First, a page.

Difference between revisions of "2016 AIME I Problems/Problem 12"

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(Solution)
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<cmath>(2\cdot 11^2-1)^2=4\cdot 11^4-4\cdot 11^2+1 <4\cdot 11^4-43<(2\cdot 11^2)^2,</cmath>
 
<cmath>(2\cdot 11^2-1)^2=4\cdot 11^4-4\cdot 11^2+1 <4\cdot 11^4-43<(2\cdot 11^2)^2,</cmath>
 
hence we have pinned a perfect square <math>(2m-1)^2=4\cdot 11^4-43</math> strictly between two consecutive perfect squares, a contradiction. Hence <math>pqrs \ge 11^3 \cdot 13</math>. Thus <math>m^2-m+11\ge 11^3\cdot 13</math>, or <math>(m-132)(m+131)\ge0</math>. From the inequality, we see that <math>m \ge 132</math>. <math>132^2 - 132 + 11 = 11^3 \cdot 13</math>, so <math>m = 132</math> and we are done.
 
hence we have pinned a perfect square <math>(2m-1)^2=4\cdot 11^4-43</math> strictly between two consecutive perfect squares, a contradiction. Hence <math>pqrs \ge 11^3 \cdot 13</math>. Thus <math>m^2-m+11\ge 11^3\cdot 13</math>, or <math>(m-132)(m+131)\ge0</math>. From the inequality, we see that <math>m \ge 132</math>. <math>132^2 - 132 + 11 = 11^3 \cdot 13</math>, so <math>m = 132</math> and we are done.
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==Solution 2==
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Let <math>m=11k</math>, then <math>s=m^2-m+11=11(11k^2-k+1)</math>. We can see <math>k = 1 \mod 11</math> for <math>s</math> to have a second factor of 11. Let <math>k=12</math>, we get <math>11k^2-k+1=11*11*13</math>, so <math>m=11*12=132</math>. -Mathdummy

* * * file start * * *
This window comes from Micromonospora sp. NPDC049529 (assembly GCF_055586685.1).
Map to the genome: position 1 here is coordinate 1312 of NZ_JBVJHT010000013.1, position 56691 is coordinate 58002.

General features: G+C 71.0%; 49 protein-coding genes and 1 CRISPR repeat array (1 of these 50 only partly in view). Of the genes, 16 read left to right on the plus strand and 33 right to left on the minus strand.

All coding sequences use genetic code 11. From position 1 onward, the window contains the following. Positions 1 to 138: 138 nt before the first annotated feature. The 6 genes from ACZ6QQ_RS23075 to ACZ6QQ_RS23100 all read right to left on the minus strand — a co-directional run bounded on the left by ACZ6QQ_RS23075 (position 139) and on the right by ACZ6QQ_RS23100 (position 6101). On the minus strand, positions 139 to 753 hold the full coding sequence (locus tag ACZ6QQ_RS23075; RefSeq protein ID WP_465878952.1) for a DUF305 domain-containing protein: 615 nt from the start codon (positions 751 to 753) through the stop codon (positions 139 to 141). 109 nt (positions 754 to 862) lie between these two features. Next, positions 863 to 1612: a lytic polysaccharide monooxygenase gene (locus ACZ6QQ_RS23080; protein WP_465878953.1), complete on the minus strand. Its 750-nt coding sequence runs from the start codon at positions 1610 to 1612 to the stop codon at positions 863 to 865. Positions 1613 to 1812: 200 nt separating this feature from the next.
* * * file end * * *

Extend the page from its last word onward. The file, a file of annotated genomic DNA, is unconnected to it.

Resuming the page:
==See Also==
 
==See Also==
 
{{AIME box|year=2016|n=I|num-b=11|num-a=13}}
 
{{AIME box|year=2016|n=I|num-b=11|num-a=13}}
 
{{MAA Notice}}
 
{{MAA Notice}}

Revision as of 13:29, 14 January 2019

Problem

Find the least positive integer $m$ such that $m^2 - m + 11$ is a product of at least four not necessarily distinct primes.

Solution

$m(m-1)$ is the product of two consecutive integers, so it is always even. Thus $m(m-1)+11$ is odd and never divisible by $2$. Thus any prime $p$ that divides $m^2-m+11$ must divide $4m^2-4m+44=(2m-1)^2+43$. We see that $(2m-1)^2\equiv -43\pmod{p}$. We can verify that $-43$ is not a perfect square mod $p$ for each of $p=3,5,7$. Therefore, all prime factors of $m^2-m+11$ are greater than or equal to $11$.

Let $m^2 - m + 11 = pqrs$ for primes $p, q, r, s\ge11$. If $p, q, r, s = 11$, then $m^2-m+11=11^4$. We can multiply this by $4$ and complete the square to find $(2m-1)^2=4\cdot 11^4-43$. But \[(2\cdot 11^2-1)^2=4\cdot 11^4-4\cdot 11^2+1 <4\cdot 11^4-43<(2\cdot 11^2)^2,\] hence we have pinned a perfect square $(2m-1)^2=4\cdot 11^4-43$ strictly between two consecutive perfect squares, a contradiction. Hence $pqrs \ge 11^3 \cdot 13$. Thus $m^2-m+11\ge 11^3\cdot 13$, or $(m-132)(m+131)\ge0$. From the inequality, we see that $m \ge 132$. $132^2 - 132 + 11 = 11^3 \cdot 13$, so $m = 132$ and we are done.

Solution 2

Let $m=11k$, then $s=m^2-m+11=11(11k^2-k+1)$. We can see $k = 1 \mod 11$ for $s$ to have a second factor of 11. Let $k=12$, we get $11k^2-k+1=11*11*13$, so $m=11*12=132$. -Mathdummy

See Also

2016 AIME I (ProblemsAnswer KeyResources)
Preceded by
Problem 11
Followed by
Problem 13
1 2 3 4 5 6 7 8 9 10 11 12 13 14 15
All AIME Problems and Solutions

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